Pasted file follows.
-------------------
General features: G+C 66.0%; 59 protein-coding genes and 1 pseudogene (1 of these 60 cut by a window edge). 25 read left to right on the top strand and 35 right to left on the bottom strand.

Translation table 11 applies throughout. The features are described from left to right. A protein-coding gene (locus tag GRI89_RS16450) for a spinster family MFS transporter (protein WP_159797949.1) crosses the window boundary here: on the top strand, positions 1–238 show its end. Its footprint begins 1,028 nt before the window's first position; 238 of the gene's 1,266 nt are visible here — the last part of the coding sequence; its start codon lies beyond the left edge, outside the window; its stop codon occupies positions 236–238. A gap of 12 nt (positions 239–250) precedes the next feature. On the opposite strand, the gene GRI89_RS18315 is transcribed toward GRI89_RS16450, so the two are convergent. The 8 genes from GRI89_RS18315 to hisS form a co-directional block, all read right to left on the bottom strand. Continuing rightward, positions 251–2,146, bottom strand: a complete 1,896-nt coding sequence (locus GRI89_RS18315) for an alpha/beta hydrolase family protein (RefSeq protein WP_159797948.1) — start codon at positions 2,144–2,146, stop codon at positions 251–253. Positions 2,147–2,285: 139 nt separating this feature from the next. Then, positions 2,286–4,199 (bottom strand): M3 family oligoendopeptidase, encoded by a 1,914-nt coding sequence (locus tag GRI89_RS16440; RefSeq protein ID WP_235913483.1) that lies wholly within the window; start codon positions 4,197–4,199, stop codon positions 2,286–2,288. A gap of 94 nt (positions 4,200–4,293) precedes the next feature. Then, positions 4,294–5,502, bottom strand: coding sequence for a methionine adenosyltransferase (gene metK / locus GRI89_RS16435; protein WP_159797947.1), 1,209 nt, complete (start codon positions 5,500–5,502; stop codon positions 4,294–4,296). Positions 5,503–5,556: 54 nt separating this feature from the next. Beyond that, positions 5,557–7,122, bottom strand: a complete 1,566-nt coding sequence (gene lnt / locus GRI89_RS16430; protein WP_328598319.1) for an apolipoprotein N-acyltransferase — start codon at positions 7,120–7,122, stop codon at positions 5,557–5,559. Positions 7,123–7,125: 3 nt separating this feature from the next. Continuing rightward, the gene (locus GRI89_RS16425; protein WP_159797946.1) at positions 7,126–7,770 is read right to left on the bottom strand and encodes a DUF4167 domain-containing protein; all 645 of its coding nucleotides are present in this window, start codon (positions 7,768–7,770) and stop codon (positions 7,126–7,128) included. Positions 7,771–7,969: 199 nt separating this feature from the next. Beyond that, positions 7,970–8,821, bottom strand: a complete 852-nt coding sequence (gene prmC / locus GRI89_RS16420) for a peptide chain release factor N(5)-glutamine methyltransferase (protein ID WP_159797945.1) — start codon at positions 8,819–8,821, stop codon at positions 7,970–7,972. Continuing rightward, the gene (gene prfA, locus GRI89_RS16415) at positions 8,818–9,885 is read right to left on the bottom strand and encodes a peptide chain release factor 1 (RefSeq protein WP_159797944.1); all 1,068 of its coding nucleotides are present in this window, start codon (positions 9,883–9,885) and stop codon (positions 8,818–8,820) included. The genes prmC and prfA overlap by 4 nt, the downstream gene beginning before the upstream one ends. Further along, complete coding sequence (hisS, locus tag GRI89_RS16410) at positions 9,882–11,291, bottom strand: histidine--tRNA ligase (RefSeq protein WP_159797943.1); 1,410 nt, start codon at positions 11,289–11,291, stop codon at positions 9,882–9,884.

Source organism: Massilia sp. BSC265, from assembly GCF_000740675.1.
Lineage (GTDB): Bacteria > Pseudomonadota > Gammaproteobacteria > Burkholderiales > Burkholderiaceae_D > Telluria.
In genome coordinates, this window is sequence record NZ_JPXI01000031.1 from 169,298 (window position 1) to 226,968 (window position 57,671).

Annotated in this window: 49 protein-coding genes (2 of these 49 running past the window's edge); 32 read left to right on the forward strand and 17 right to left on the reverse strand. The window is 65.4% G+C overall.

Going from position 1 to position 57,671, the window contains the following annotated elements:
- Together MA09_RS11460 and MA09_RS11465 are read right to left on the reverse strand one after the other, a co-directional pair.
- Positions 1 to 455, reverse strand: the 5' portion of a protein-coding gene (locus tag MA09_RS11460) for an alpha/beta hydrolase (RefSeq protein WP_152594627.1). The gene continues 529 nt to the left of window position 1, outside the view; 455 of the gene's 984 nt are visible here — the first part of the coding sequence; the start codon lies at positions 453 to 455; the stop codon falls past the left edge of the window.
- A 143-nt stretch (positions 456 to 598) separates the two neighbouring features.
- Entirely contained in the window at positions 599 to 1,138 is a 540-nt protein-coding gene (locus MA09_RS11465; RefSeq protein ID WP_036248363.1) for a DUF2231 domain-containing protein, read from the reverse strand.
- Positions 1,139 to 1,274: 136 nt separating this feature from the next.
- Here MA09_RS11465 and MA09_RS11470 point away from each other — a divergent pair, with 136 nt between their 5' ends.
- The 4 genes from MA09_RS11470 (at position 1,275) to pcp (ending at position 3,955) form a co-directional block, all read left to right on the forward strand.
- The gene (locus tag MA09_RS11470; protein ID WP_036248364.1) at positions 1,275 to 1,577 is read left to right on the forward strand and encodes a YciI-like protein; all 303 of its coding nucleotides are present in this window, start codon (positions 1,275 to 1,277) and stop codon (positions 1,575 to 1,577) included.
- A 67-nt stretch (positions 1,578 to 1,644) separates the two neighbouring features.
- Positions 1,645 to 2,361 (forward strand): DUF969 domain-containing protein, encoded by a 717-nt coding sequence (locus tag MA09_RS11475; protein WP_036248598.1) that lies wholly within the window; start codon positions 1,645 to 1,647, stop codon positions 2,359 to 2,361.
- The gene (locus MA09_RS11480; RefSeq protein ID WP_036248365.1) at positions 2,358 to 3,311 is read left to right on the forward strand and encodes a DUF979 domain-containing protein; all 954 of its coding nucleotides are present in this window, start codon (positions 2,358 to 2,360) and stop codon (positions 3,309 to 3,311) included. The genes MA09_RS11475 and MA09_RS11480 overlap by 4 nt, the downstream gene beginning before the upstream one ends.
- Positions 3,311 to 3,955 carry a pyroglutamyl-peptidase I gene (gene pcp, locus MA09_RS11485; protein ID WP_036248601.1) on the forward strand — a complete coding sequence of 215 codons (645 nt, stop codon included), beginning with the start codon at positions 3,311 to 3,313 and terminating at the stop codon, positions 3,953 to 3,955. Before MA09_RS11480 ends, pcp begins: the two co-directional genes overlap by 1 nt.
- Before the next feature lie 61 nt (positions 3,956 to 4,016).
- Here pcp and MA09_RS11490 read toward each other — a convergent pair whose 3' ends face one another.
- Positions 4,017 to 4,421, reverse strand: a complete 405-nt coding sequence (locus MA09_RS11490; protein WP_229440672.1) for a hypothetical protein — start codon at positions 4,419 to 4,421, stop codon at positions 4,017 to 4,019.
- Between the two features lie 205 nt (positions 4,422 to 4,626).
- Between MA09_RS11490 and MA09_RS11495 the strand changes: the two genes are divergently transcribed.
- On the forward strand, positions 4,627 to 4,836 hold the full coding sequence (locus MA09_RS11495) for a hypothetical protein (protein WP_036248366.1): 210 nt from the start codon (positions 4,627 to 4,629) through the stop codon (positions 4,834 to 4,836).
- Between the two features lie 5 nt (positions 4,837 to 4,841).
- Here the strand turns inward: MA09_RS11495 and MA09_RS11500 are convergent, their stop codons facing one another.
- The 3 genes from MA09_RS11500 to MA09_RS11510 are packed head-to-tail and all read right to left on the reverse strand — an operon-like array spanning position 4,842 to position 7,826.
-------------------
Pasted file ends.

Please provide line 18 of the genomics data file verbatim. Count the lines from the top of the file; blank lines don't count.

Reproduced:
- The gene (locus MA09_RS11480; RefSeq protein ID WP_036248365.1) at positions 2,358 to 3,311 is read left to right on the forward strand and encodes a DUF979 domain-containing protein; all 954 of its coding nucleotides are present in this window, start codon (positions 2,358 to 2,360) and stop codon (positions 3,309 to 3,311) included. The genes MA09_RS11475 and MA09_RS11480 overlap by 4 nt, the downstream gene beginning before the upstream one ends.